by Dolline Mukui
According to the Resolution Foundation, the average earnings of people in the UK are about £13 lower than they were 10 years ago. Around 800,000 employed workers are on zero-hour contracts. Zero-hour contracts mean that the employer is not obliged to provide minimum hours and the employee does not have accept any working hours.
2.1 million people have found stable jobs since the financial crisis in 2008. However, within that 1.2 million figure, are a third of the poorest households. Economic analyst, Stephen Clarke says “while employment is at a record high, Britain is still some way off full employment and too much work remains low-paid and insecure. Steps to provide advance notice of shifts and a right to a regular contract for those working regular hours on a zero-hour contract would help those in work who have precious little job security.”
What does this mean for millions of Britons who could be facing the possibility of Brexit with no deal
This is a prime example of what will happen closer to 29th March when we leave the EU:
Does the situation get worse? In 2003 households who were on the lower half of incomes were typically earning £14,900. Thirteen years later, that figure has fallen to £14,800. There are over eight million low and middle income homes with children in the UK. Large banks, insurers, asset managers and other financial services have either considered or confirmed they are moving their operations to the EU.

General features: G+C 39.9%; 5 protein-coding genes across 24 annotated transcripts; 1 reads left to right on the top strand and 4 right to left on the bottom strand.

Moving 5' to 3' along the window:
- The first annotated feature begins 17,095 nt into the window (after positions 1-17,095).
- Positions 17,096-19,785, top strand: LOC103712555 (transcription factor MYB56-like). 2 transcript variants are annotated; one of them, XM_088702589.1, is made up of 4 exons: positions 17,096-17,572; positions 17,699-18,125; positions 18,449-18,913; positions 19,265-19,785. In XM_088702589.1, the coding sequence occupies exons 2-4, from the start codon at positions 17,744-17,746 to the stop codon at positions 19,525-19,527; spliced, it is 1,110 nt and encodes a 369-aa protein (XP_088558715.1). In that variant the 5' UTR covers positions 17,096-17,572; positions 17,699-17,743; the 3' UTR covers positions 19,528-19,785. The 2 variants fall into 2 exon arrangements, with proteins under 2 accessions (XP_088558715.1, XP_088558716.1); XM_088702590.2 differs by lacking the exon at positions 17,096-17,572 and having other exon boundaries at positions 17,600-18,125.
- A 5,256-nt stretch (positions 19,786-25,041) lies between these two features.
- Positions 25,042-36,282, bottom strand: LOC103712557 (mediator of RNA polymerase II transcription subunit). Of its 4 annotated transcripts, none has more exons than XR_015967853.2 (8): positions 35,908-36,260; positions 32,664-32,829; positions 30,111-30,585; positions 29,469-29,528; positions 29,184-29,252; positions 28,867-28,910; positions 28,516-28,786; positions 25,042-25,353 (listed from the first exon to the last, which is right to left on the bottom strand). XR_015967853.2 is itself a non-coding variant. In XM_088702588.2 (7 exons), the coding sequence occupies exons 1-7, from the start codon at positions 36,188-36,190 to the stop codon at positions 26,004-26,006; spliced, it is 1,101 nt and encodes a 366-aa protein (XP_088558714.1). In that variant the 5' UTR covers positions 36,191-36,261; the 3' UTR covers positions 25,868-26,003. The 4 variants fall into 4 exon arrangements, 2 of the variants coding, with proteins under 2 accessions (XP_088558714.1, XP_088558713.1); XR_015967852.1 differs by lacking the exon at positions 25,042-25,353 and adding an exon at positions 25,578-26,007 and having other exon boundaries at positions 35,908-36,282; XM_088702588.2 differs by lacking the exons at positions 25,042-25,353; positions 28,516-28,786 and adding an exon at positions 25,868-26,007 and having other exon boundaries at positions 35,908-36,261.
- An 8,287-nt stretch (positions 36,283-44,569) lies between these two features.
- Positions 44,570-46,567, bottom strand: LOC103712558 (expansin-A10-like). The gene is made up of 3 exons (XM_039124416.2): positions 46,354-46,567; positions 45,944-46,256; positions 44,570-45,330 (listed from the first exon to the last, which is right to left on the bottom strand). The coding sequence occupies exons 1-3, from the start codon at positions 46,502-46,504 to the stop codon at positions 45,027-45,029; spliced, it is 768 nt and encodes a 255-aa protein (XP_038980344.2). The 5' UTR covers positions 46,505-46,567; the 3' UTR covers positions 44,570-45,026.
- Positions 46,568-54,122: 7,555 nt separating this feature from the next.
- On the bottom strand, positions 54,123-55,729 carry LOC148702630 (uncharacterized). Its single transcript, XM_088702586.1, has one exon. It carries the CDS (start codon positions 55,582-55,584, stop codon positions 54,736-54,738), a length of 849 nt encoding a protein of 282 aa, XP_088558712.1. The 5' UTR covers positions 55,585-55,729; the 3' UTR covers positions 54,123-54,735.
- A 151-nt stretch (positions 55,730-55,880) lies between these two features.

Currently the employment rate for people aged between 16 and 64 years for the UK was 75.4% for the period December 2017 to February 2018. The research by the foundation reveals that the economy has struggled to create wealth for people in work. Although employment rates in some regions of the country remains high, many of the jobs are lower paid. Once in jobs there is also a lack of progression into higher paid jobs. This is likely because a lot of parents can’t afford the demand of long hours of a higher position, especially with young kids or other priorities.
The National Living Wage was introduced by then Chancellor George Osborne in his Budget in July 2015. It came into effect in April 2016, and is £7.83 an hour for workers aged 25 and over, with the aim of increasing it to £9 an hour by 2020.
The fact that the UK is leaving the EU with a possible no deal could effectively change the aim.
Dolline is a traveller, journalist and blogger who has palate to try new things. She is a very spontaneous person; you might find her skydiving over the Kenyan coast to kayaking on Lake Como. She can be an over thinker who thinks of every outcome but if she doesn’t she welcomes the change that wasn’t planned. However, she is a very simple person who is up for a good laugh or a book and enjoys living the moment. Dolline also writes for her small personal blog called ‘Swatches of Beauty’ and is currently a production journalist trainee at ITV Border.